The Power of Postal Pricing

Only the USPS could command such a price increase for so little innovation.
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Going Postal

JACKSON HOLE, Wyo. -- The commentariat would have you believe that there isn't a business in the country with so much as a drop of pricing power.

Yet there exists at least one. It is the

U.S. Postal Service

.

And it must be the envy of every private company in America. Four straight years of billion-dollar profits. A workforce that, owing to its penchant for eliminating chunks of the customer base, has spawned a synonym for psychotic. Just one bone -- the privilege of pressing stamps instead of licking them -- for us loyal dogs in umpteen years. Increased competition from email to a host of private carriers. Priority mail that doesn't arrive any earlier (and often later) than the regular kind. Lines 10 deep -- and surly counter help waiting at only two of five open windows at the end of them.

And still able to get away with a 3.1% price hike.

In its press release announcing the increase, the USPS points out that this goes down as the smallest postage increase ever. It notes that Americans have one of the lowest postage rates in the world (only Mexicans and Australians have it better). It says the increase is needed "to fund Postal Service improvements in post offices and facilities, transportation, and equipment; and to ensure mail service continues to improve."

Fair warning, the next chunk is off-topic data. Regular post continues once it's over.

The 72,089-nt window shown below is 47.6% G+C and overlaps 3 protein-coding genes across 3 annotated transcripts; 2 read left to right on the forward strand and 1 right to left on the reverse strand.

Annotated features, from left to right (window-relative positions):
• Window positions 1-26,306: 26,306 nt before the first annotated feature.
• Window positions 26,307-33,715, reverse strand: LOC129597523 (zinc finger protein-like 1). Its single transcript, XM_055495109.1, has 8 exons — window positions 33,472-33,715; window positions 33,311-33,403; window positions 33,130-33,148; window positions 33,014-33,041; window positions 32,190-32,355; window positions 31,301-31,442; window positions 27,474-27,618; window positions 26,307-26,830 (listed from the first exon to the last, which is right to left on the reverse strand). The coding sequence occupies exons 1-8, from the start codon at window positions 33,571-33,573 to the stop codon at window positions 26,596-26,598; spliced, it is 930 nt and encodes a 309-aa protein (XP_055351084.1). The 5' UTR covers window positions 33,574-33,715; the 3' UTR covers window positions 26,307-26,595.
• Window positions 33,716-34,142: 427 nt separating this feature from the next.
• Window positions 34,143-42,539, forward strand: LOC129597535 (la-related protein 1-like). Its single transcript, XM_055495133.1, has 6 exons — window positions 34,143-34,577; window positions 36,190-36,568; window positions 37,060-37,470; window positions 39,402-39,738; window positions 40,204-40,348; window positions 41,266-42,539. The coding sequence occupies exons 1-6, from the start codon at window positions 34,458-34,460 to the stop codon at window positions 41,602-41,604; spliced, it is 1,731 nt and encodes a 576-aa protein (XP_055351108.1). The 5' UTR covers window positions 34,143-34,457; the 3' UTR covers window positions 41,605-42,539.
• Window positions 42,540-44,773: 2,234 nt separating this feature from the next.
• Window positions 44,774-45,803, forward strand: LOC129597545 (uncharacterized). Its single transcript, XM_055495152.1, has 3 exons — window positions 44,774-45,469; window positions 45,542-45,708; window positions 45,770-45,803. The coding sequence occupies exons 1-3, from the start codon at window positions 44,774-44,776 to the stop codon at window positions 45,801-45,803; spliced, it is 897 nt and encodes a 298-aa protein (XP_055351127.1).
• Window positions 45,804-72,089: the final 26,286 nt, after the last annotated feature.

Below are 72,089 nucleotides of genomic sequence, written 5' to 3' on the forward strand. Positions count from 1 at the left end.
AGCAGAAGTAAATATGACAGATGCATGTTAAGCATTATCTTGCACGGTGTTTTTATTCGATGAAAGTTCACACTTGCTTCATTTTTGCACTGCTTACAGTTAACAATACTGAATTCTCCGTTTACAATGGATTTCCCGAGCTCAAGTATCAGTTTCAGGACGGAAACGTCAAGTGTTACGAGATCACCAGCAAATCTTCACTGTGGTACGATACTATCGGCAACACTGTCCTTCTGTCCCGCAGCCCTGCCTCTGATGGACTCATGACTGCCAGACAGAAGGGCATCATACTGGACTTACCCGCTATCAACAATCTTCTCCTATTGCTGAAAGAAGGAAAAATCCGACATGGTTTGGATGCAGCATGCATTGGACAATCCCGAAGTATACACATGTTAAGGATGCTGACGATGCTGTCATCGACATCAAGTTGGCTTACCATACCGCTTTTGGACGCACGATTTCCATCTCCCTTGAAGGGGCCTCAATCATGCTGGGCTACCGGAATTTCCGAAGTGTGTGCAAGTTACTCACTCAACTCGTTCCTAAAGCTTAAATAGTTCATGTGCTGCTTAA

Yet privately, last year, a USPS manager conceded this: "We want to avoid the mistakes made in the 1980s when we waited too long before raising rates."

And what the press release does not say is that the increase will swell USPS coffers to the tune of a billion dollars. Or that, during the past 40 years, stamp prices have risen more than 1 1/2 times faster than the overall inflation rate.

In this New Deflationary World, where inflation is dead and where everything will grow ever cheaper, an outright price increase just doesn't fit. A pre-emptive one stands out even more.

But neither rain, nor sleet, nor snow...